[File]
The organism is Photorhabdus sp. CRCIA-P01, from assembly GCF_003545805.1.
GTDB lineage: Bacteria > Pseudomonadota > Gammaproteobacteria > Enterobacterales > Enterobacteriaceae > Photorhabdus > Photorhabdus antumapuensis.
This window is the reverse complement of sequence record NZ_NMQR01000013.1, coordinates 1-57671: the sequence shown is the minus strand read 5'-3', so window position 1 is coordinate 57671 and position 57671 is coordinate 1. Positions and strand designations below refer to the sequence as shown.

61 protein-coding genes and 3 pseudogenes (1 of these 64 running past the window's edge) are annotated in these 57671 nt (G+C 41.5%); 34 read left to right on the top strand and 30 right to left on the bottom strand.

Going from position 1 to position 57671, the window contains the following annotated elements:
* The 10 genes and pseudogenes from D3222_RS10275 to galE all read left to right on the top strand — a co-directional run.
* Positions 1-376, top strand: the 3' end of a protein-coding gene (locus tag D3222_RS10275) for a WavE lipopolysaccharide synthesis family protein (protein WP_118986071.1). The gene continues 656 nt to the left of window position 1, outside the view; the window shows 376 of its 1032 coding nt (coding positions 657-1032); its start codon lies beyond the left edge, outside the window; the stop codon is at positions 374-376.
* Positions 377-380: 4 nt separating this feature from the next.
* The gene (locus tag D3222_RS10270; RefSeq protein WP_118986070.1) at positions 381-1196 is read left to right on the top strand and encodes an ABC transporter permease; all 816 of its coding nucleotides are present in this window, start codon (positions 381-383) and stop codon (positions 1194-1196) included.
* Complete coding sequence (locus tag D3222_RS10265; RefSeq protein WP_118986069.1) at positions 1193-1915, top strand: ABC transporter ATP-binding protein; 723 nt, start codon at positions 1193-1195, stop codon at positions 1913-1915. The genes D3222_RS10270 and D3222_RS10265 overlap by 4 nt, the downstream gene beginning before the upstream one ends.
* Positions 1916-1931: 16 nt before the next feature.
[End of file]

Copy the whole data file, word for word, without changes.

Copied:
The organism is Photorhabdus sp. CRCIA-P01, from assembly GCF_003545805.1.
GTDB lineage: Bacteria > Pseudomonadota > Gammaproteobacteria > Enterobacterales > Enterobacteriaceae > Photorhabdus > Photorhabdus antumapuensis.
This window is the reverse complement of sequence record NZ_NMQR01000013.1, coordinates 1-57671: the sequence shown is the minus strand read 5'-3', so window position 1 is coordinate 57671 and position 57671 is coordinate 1. Positions and strand designations below refer to the sequence as shown.

61 protein-coding genes and 3 pseudogenes (1 of these 64 running past the window's edge) are annotated in these 57671 nt (G+C 41.5%); 34 read left to right on the top strand and 30 right to left on the bottom strand.

Going from position 1 to position 57671, the window contains the following annotated elements:
* The 10 genes and pseudogenes from D3222_RS10275 to galE all read left to right on the top strand — a co-directional run.
* Positions 1-376, top strand: the 3' end of a protein-coding gene (locus tag D3222_RS10275) for a WavE lipopolysaccharide synthesis family protein (protein WP_118986071.1). The gene continues 656 nt to the left of window position 1, outside the view; the window shows 376 of its 1032 coding nt (coding positions 657-1032); its start codon lies beyond the left edge, outside the window; the stop codon is at positions 374-376.
* Positions 377-380: 4 nt separating this feature from the next.
* The gene (locus tag D3222_RS10270; RefSeq protein WP_118986070.1) at positions 381-1196 is read left to right on the top strand and encodes an ABC transporter permease; all 816 of its coding nucleotides are present in this window, start codon (positions 381-383) and stop codon (positions 1194-1196) included.
* Complete coding sequence (locus tag D3222_RS10265; RefSeq protein WP_118986069.1) at positions 1193-1915, top strand: ABC transporter ATP-binding protein; 723 nt, start codon at positions 1193-1195, stop codon at positions 1913-1915. The genes D3222_RS10270 and D3222_RS10265 overlap by 4 nt, the downstream gene beginning before the upstream one ends.
* Positions 1916-1931: 16 nt before the next feature.